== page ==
Income gap across German regions
A new study has exposed income disparity in different German cities especially in the former east and west of Germany.
Dusseldorf (dpa) – Germany continues to experience a wide income gap between cities and regions, particularly between those in the former east and west, according to a new study released on Wednesday.
The highest salaries were found in the Starnberg region near Munich in southern Germany, where annual per-capita income sits at 34,987 euros (39,236 dollars). That is more than double the level in the poorest region around the western city of Gelsenkirchen in North-Rhine Westphalia, where per-capita income is just 16,203 euros.
The study by the Institute of Economic and Social Research (WSI), an academic institute within the union-backed Hans Boeckler Foundation, found the biggest discrepancy between states in the former east and west.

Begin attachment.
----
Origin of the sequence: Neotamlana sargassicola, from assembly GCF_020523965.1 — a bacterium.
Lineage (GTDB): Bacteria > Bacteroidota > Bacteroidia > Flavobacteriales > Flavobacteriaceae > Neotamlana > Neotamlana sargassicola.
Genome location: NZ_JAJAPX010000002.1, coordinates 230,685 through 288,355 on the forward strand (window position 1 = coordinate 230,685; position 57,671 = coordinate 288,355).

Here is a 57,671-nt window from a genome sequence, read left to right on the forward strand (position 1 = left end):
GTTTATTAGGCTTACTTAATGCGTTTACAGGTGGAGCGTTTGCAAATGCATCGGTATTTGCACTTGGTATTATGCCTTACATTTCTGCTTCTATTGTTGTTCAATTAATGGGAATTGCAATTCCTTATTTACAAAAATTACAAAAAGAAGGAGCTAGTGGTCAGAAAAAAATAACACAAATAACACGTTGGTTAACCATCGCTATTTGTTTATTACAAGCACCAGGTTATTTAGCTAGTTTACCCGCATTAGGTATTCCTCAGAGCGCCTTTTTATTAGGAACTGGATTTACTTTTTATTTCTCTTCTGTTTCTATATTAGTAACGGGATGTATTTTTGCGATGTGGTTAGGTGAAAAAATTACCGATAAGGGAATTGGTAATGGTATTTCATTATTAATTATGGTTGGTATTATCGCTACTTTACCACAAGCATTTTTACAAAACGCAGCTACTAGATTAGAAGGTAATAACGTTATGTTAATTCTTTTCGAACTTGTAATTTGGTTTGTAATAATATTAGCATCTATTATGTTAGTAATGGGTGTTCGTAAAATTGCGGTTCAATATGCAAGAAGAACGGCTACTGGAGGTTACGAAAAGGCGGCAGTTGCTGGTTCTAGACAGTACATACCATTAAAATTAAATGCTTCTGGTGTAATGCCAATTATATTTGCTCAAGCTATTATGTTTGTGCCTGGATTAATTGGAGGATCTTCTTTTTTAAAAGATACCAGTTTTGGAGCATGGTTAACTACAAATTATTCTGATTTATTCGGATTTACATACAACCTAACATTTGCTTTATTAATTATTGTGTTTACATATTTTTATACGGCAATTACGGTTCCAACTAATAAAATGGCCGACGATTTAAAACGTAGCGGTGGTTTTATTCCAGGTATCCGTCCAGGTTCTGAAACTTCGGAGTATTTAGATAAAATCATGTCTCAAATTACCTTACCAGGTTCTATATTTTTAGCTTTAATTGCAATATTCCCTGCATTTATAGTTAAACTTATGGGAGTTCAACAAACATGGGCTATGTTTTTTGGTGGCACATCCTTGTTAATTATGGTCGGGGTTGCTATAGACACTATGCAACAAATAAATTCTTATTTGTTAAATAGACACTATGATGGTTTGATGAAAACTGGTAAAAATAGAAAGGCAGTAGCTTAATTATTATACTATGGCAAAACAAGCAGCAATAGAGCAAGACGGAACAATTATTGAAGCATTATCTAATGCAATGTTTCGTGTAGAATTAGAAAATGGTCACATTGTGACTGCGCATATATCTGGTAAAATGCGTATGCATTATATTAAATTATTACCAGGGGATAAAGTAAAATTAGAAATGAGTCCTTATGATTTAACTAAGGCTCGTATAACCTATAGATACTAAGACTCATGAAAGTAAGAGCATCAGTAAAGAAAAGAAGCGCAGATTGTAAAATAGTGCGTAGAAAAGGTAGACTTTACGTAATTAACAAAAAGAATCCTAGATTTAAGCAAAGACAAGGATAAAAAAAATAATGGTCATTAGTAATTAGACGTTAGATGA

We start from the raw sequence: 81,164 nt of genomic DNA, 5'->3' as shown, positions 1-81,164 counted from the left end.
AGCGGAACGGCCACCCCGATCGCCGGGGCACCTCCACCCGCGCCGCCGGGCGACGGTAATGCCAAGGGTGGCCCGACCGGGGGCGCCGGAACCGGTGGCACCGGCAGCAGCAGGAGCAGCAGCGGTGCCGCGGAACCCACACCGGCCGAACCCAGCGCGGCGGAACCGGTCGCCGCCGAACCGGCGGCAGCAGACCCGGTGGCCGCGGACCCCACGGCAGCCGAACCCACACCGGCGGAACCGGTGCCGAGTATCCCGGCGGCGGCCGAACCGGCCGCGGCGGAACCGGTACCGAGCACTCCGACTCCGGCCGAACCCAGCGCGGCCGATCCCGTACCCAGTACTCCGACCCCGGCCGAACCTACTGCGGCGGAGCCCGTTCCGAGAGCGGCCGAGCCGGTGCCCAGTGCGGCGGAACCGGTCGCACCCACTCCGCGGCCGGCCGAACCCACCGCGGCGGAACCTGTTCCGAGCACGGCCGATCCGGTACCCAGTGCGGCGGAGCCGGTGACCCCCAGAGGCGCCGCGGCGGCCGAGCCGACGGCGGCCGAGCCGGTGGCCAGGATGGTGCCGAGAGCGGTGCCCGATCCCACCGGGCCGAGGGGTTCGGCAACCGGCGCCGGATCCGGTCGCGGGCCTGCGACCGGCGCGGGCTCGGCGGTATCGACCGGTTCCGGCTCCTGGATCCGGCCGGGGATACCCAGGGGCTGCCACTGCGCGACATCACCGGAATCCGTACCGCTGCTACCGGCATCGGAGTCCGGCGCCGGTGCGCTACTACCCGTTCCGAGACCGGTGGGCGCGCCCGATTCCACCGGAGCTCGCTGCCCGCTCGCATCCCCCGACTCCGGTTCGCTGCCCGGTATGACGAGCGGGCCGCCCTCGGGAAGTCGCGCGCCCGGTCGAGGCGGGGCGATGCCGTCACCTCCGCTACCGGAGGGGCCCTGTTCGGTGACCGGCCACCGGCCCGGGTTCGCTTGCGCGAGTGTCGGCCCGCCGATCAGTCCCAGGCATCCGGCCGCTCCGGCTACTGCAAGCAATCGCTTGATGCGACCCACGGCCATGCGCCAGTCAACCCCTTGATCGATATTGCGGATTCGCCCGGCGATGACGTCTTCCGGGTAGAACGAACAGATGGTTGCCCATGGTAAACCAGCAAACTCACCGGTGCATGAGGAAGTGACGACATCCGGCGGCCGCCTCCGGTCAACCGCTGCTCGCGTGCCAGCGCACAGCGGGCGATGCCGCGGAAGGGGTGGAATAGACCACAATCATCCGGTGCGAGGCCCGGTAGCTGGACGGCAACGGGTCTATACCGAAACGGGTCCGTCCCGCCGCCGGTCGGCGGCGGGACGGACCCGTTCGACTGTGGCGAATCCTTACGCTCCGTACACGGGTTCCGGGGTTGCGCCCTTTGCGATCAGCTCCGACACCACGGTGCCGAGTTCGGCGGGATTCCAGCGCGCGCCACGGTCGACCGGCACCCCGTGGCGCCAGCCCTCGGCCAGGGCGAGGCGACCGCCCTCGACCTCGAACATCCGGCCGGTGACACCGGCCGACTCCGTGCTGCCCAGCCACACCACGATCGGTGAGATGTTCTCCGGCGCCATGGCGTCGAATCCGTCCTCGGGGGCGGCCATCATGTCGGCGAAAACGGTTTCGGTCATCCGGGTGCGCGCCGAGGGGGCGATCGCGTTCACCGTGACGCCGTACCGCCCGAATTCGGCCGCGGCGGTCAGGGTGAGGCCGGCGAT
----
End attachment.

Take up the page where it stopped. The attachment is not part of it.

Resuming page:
Nearly 30 years after the fall of the Berlin Wall, just six of 77 regions in former East Germany reported a per-capita income of more than 20,000 euros, compared to 284 of 324 regions in former West Germany.
The study based its findings on statistics reported by local authorities for the year 2016. The wealthiest major city in the country was Munich with a per-capita income of 29,685 euros, while the German capital Berlin reported just 19,719 euros. Overall, the country's 15 major cities were slightly above the national average.